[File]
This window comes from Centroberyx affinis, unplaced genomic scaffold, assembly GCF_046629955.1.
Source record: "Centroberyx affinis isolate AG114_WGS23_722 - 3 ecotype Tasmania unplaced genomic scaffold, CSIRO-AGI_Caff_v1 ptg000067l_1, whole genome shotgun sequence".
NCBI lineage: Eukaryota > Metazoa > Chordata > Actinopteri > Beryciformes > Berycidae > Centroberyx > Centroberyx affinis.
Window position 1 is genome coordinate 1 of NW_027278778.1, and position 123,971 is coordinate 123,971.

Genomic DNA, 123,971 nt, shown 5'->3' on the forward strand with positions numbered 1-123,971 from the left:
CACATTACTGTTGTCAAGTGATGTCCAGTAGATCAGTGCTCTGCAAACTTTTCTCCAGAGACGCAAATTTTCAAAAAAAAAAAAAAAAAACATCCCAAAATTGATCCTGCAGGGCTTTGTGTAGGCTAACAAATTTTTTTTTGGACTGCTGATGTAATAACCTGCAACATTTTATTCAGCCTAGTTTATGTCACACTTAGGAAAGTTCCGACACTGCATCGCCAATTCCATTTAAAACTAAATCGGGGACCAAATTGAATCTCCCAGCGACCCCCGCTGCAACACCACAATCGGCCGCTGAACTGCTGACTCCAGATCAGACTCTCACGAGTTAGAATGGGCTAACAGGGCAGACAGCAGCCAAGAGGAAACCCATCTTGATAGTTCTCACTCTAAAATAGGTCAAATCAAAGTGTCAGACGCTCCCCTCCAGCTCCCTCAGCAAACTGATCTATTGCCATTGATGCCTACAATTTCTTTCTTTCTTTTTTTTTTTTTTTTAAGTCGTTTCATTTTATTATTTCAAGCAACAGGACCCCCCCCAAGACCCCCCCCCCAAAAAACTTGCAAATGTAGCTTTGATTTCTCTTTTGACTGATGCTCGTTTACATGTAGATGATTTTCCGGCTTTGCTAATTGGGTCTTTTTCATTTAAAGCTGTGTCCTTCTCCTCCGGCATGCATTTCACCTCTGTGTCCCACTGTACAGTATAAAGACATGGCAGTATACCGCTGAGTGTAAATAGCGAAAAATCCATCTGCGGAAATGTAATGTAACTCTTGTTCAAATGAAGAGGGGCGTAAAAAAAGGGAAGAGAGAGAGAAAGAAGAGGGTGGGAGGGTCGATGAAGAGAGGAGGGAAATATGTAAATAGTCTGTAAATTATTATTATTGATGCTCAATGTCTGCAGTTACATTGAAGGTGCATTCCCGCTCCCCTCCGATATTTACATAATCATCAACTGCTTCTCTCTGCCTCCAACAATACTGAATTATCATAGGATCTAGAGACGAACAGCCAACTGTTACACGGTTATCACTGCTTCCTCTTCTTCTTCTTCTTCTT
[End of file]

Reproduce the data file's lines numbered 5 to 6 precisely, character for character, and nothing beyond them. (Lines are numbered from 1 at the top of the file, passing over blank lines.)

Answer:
Genomic DNA, 123,971 nt, shown 5'->3' on the forward strand with positions numbered 1-123,971 from the left:
CACATTACTGTTGTCAAGTGATGTCCAGTAGATCAGTGCTCTGCAAACTTTTCTCCAGAGACGCAAATTTTCAAAAAAAAAAAAAAAAAACATCCCAAAATTGATCCTGCAGGGCTTTGTGTAGGCTAACAAATTTTTTTTTGGACTGCTGATGTAATAACCTGCAACATTTTATTCAGCCTAGTTTATGTCACACTTAGGAAAGTTCCGACACTGCATCGCCAATTCCATTTAAAACTAAATCGGGGACCAAATTGAATCTCCCAGCGACCCCCGCTGCAACACCACAATCGGCCGCTGAACTGCTGACTCCAGATCAGACTCTCACGAGTTAGAATGGGCTAACAGGGCAGACAGCAGCCAAGAGGAAACCCATCTTGATAGTTCTCACTCTAAAATAGGTCAAATCAAAGTGTCAGACGCTCCCCTCCAGCTCCCTCAGCAAACTGATCTATTGCCATTGATGCCTACAATTTCTTTCTTTCTTTTTTTTTTTTTTTTAAGTCGTTTCATTTTATTATTTCAAGCAACAGGACCCCCCCCAAGACCCCCCCCCCAAAAAACTTGCAAATGTAGCTTTGATTTCTCTTTTGACTGATGCTCGTTTACATGTAGATGATTTTCCGGCTTTGCTAATTGGGTCTTTTTCATTTAAAGCTGTGTCCTTCTCCTCCGGCATGCATTTCACCTCTGTGTCCCACTGTACAGTATAAAGACATGGCAGTATACCGCTGAGTGTAAATAGCGAAAAATCCATCTGCGGAAATGTAATGTAACTCTTGTTCAAATGAAGAGGGGCGTAAAAAAAGGGAAGAGAGAGAGAAAGAAGAGGGTGGGAGGGTCGATGAAGAGAGGAGGGAAATATGTAAATAGTCTGTAAATTATTATTATTGATGCTCAATGTCTGCAGTTACATTGAAGGTGCATTCCCGCTCCCCTCCGATATTTACATAATCATCAACTGCTTCTCTCTGCCTCCAACAATACTGAATTATCATAGGATCTAGAGACGAACAGCCAACTGTTACACGGTTATCACTGCTTCCTCTTCTTCTTCTTCTTCTT